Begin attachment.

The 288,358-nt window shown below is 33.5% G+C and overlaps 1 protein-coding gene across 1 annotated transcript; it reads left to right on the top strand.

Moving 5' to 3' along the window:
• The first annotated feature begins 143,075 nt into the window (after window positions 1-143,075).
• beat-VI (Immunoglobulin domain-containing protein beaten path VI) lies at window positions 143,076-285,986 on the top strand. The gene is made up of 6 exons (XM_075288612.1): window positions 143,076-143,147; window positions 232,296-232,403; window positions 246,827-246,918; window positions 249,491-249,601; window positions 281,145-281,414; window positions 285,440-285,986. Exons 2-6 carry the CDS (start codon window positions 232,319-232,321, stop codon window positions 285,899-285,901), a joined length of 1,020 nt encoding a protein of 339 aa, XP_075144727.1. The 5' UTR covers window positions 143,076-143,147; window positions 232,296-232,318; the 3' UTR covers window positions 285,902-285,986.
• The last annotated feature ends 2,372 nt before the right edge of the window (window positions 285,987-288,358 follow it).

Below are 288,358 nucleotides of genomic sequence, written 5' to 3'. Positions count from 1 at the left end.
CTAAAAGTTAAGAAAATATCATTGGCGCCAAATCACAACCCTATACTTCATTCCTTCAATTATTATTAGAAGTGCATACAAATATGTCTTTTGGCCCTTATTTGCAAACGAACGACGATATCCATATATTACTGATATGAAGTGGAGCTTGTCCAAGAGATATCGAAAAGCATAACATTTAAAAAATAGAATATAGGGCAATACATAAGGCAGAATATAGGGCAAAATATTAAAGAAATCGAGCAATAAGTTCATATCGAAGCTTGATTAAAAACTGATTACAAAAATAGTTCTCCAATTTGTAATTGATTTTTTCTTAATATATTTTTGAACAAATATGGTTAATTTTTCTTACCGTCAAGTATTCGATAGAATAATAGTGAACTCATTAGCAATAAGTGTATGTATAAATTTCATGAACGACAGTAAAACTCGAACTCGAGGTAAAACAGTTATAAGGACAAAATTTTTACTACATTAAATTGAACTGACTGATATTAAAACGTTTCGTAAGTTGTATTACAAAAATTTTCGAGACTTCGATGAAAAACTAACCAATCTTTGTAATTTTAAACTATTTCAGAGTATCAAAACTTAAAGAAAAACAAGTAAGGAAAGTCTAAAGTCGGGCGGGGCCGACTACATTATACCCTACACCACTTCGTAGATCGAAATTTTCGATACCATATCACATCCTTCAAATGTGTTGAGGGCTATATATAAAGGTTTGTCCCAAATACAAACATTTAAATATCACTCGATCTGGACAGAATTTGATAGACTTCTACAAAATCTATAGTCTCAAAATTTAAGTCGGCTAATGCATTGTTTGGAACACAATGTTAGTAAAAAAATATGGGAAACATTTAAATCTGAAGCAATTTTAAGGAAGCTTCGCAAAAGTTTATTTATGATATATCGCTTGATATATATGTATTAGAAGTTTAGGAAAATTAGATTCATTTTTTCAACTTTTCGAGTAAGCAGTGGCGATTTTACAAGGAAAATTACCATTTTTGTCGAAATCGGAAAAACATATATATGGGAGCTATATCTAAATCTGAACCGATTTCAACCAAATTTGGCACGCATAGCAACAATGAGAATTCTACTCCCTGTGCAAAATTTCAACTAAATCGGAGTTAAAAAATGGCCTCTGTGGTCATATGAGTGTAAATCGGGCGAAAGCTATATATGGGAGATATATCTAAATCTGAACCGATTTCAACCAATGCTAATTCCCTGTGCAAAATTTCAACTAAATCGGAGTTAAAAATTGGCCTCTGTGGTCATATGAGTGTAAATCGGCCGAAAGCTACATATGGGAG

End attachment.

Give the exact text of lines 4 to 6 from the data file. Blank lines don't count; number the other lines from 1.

• beat-VI (Immunoglobulin domain-containing protein beaten path VI) lies at window positions 143,076-285,986 on the top strand. The gene is made up of 6 exons (XM_075288612.1): window positions 143,076-143,147; window positions 232,296-232,403; window positions 246,827-246,918; window positions 249,491-249,601; window positions 281,145-281,414; window positions 285,440-285,986. Exons 2-6 carry the CDS (start codon window positions 232,319-232,321, stop codon window positions 285,899-285,901), a joined length of 1,020 nt encoding a protein of 339 aa, XP_075144727.1. The 5' UTR covers window positions 143,076-143,147; window positions 232,296-232,318; the 3' UTR covers window positions 285,902-285,986.
• The last annotated feature ends 2,372 nt before the right edge of the window (window positions 285,987-288,358 follow it).

Below are 288,358 nucleotides of genomic sequence, written 5' to 3'. Positions count from 1 at the left end.